I decided to start Radio Ock Pop Tok with Susan Hull Walker, founder of IBU Movement, for several reasons. IBU Movement’s model is dynamic: they are designers, artisan collaborators, retailers, storytellers and passionate ambassadors for women artisans. When Susan launched IBU five years ago, she galvanised a movement to help heritage skills find space in the modern marketplace and to connect consumers directly with artisan makers.
Team IBU may work across a broad canvas, but under Susan’s brilliant leadership, their efforts are guided by clear, precise vision and tangible results. In addition to increasing sales for artisans from practically every continent, in 2019 Susan launched IBU Foundation to further assist artisan groups. In their first year alone, the Foundation has raised over $400,000 and helped over 1500 women artisans. And, most importantly, Susan has managed to build a community that extends from artisan all the way to consumer and encourages fluid conversation, understanding and support.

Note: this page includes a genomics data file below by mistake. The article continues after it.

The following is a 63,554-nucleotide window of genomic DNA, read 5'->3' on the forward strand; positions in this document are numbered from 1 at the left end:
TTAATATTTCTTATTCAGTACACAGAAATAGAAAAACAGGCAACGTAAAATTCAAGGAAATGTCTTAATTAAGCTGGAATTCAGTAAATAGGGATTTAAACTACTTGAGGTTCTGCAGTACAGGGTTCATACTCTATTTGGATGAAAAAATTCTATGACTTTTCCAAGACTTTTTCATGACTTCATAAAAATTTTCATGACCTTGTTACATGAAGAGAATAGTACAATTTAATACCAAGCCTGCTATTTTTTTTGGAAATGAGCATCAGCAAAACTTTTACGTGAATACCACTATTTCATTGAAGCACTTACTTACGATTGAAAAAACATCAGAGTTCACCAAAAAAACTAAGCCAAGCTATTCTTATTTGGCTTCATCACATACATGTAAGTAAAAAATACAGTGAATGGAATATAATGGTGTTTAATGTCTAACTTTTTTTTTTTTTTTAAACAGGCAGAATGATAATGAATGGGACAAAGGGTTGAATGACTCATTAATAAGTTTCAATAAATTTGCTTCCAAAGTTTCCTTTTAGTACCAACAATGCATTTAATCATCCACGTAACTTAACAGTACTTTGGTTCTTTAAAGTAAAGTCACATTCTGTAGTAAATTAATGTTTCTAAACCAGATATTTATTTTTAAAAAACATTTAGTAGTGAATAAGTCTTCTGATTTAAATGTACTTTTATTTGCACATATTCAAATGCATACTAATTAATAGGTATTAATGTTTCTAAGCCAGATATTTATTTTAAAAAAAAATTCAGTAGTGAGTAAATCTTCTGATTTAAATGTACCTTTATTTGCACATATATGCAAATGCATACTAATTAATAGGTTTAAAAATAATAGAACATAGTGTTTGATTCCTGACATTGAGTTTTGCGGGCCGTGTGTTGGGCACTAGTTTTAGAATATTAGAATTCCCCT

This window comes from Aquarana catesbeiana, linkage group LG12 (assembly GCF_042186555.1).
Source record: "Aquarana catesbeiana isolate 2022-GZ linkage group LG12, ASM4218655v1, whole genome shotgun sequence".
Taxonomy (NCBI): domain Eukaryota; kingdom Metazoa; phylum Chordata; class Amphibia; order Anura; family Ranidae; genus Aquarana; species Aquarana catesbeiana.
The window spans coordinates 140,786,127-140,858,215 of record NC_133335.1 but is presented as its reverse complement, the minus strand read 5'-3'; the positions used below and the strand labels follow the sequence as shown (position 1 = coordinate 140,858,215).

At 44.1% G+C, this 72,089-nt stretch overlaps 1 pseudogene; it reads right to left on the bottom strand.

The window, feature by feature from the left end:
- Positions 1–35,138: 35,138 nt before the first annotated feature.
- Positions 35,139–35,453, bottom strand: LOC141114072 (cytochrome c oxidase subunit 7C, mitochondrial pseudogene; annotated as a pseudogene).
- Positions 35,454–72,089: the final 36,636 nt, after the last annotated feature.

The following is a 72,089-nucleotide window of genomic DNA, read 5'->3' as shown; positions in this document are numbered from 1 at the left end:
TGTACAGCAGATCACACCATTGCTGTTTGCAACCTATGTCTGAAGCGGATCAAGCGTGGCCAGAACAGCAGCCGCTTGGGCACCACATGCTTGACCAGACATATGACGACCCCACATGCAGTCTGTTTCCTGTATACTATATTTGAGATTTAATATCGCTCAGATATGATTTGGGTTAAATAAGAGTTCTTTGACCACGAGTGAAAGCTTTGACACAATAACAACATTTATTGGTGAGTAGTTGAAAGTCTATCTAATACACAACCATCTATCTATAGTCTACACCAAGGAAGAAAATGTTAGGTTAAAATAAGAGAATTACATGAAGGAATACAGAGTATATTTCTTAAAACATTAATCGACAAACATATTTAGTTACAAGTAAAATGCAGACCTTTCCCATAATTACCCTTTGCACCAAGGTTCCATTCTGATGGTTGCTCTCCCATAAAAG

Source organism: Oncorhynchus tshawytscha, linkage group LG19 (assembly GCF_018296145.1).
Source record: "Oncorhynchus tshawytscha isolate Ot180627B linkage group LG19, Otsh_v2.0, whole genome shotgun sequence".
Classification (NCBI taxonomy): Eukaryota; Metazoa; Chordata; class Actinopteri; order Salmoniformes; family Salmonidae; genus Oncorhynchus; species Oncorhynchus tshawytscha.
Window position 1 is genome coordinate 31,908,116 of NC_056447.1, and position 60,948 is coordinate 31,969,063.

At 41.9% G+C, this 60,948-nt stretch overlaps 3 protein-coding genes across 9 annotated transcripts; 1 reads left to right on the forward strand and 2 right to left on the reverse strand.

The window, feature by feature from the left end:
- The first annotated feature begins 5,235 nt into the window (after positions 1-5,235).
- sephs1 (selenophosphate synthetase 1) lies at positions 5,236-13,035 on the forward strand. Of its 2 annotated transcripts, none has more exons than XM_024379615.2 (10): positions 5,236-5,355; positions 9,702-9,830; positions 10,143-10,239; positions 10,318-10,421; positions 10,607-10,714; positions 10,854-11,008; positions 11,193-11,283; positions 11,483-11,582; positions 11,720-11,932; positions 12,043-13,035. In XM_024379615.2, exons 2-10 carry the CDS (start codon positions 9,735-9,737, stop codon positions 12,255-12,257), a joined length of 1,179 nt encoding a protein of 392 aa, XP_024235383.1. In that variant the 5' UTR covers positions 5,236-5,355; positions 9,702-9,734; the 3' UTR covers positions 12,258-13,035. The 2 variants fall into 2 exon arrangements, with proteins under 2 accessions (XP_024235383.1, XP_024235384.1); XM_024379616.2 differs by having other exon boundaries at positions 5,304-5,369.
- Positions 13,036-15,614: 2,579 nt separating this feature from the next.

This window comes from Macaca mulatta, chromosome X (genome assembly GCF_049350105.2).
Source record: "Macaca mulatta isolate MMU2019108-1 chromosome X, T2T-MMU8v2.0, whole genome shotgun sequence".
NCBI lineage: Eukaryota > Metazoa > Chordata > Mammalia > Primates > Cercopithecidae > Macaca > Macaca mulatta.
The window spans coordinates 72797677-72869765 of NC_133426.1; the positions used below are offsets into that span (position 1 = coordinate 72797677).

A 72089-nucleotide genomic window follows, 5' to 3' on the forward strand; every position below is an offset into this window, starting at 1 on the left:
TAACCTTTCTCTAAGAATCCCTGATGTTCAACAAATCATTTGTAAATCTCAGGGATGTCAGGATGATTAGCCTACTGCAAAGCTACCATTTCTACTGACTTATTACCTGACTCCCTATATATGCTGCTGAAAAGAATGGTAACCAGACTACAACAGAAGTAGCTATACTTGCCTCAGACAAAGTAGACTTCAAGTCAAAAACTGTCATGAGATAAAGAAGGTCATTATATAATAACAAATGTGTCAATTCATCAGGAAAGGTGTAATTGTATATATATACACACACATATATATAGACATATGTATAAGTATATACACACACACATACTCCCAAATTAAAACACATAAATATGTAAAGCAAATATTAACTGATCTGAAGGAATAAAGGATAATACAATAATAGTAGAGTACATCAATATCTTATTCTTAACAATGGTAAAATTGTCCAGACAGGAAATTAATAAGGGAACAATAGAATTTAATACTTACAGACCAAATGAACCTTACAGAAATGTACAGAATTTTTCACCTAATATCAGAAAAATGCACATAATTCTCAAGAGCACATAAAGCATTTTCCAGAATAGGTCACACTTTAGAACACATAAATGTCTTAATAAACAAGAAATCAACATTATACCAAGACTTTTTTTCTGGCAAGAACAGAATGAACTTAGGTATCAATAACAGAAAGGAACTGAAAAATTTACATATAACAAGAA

Susan and I spoke across multiple time zones and chatted about her determination and inspiration through these challenging times. Here are some excerpts from our conversation about heritage skills, textiles and “language of cloth”.
— Rachna Sachasinh
Rachna: Before you began IBU Movement, you were a minister for 18 years. What inspired you to make the leap from ministering to championing women and handicrafts?
Susan: As a minister, I had a great appreciation for the sacred texts, but I realised that these sacred texts were written by men. In spite of having a deeply fulfilling career as a minister, I always had the gnawing sensation I was wearing someone else’s clothes. Language is a powerful communicator, and I wanted to communicate as a woman. My ‘aha moment’ happened in a market when I was sifting through old, vintage textiles. These textiles were bold and delicate, powerful and restrained. They were deeply expressive and highly impassioned, and they meant something to the maker and the wearer. I realised then and there that the language of women is the language of cloth.